This latter strategy recognizes the importance of social capital, and an alternative approach is to seek to build and exploit ‘bridging’ social capital with ‘insiders’, as illustrated in the following vignette:
Michael Lee (not real name) is the son of a Chinese restaurateur, and sees a career in law as part of a family social mobility project. The family has longstanding links with the legal profession in their capacity as the clients of a medium sized local high street firm, and has been able to draw on those links in order to obtain work experience and, eventually, following a law degree, the LPC and an MA, a training contract for Michael. As a result, Michael has no sense of any disadvantage accruing from his ethnicity, but identifies the importance of very hard work and meticulous preparation as the foundations of success. This success he sees as a stepping stone not just to professional success but to greater occupational and global mobility. This sense of strategy and the careful accumulation of social and cultural capital, not universally common for ‘outsider’ students, appears to be a key aspect of his success.
However, the process of accumulating bridging social capital is not accessible to all outsiders. An alternative strategy is to accumulate workplace skills and competencies in a lower status niche, and then to ‘sell’ those skills to a more advantageously placed firm.
Akhtar Hussain (not real name) is the son of a West Yorkshire textile worker who died at an early age from an occupational disease. He took a GNVQ in Business Studies rather than A levels and had no links with the Law – his only knowledge of the profession was accumulated through TV drama serials, which attracted him to the idea of high status litigation. He describes himself as having been a very average student who took a third in his law degree. He achieved a training contract with a firm that specialised in immigration and asylum work, where he believes he acquired the case handling and negotiation skills that he sees as central to professional success. When it became apparent to him that he was not going to obtain the range of experience that he wanted with this firm, he transferred his training contract to a firm in a prosperous regional centre and specialised in industrial disease work ain which he was subsequently made up to an associate. He believes he is held in high regard because of the high level of settlements he achieves, which in turn he puts down to good organization, persistence, and the development of a style of polite assertiveness in negotiation.
They key point for this outsider appears to be his active engagement with the core skills demanded by the job – developing what Bourdieu would describe as a ‘feel for the game’ (2001), and developing a career strategy based on this appreciation. This feel for the game is, despite the more skills-based components of the LPC, not something which the current vocational training course on its own transmits to students, and below we will consider the possibility that it might be advantageously built into the learning process.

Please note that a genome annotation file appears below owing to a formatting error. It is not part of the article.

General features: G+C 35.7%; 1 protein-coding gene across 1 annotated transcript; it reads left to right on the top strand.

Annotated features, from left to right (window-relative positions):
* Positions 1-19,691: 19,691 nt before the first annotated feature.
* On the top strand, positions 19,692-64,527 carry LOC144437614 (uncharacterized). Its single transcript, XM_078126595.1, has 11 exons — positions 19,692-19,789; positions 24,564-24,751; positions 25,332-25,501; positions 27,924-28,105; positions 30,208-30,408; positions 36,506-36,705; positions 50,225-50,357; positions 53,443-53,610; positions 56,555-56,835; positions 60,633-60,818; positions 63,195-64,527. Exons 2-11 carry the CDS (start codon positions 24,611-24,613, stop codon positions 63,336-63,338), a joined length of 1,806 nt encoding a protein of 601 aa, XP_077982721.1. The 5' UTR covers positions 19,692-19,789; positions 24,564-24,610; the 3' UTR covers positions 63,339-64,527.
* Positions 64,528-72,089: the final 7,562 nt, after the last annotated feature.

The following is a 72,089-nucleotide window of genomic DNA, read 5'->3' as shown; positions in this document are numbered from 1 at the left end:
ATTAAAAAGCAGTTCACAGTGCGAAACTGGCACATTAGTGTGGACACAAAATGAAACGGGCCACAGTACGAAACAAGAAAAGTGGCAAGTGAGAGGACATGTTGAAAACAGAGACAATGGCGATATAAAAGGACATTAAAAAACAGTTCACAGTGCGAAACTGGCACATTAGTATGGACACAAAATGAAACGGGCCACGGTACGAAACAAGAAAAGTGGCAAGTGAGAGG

The ‘incomplete and idiosyncratic foundation’ (Boon, 1998, p 168) offered by legal education intensifies the professional socialisation process which trainees undergo during their training contracts. This traditional apprenticeship system is highly effective in effecting this professional socialisation. As experiential learning, in which practices (both technical and cultural) are modelled by the master, it serves to break trainees down and re-make them in the image of the firm. The formal training in legal skills is designed to inculcate those dispositions which embody the culture of an organization, and although full professionalism will ultimately be exemplified by certitude, initially the effect on the trainee tends to be loss of confidence. Numerous research studies across a range of professions attest to the stressful nature of this process for all trainees (MacIntosh, 2003), involving the internalization of inexperience as inferiority, and the acceptance of lowly status.
Further, the process does not simply entail acquisition of practice skills but, as the following comments by employers make clear, a fully embodied new identity:
‘we look at how they walk and how they are dressed’.
‘trainees today just don’t seem to have a sense of what it is to be professional and yet that is so important – learning how to be a professional, what clothes to wear, what to say, how to say it and so on – I would say that’s almost more important than the legal skills, knowing how to behave appropriately.’
Thus trainees must learn how to display, effortlessly and therefore convincingly, a professional demeanour (Goffman, 1957; Entwistle, 2001), which, as the comments by a middle class white man, training in an expanding commercial firm, make clear, is rigidly bounded:‘(it’s) conformist.. people believe they have to act in a certain way to be looked at as lawyers .. ‘. This view was echoed by a (white) trainee who, as a part-time student had also worked as a paralegal and therefore described himself as ‘already habituated’; he went on: ‘to succeed, or just survive, it’s vital to show that you fit in, play the game, mix socially and look the part’.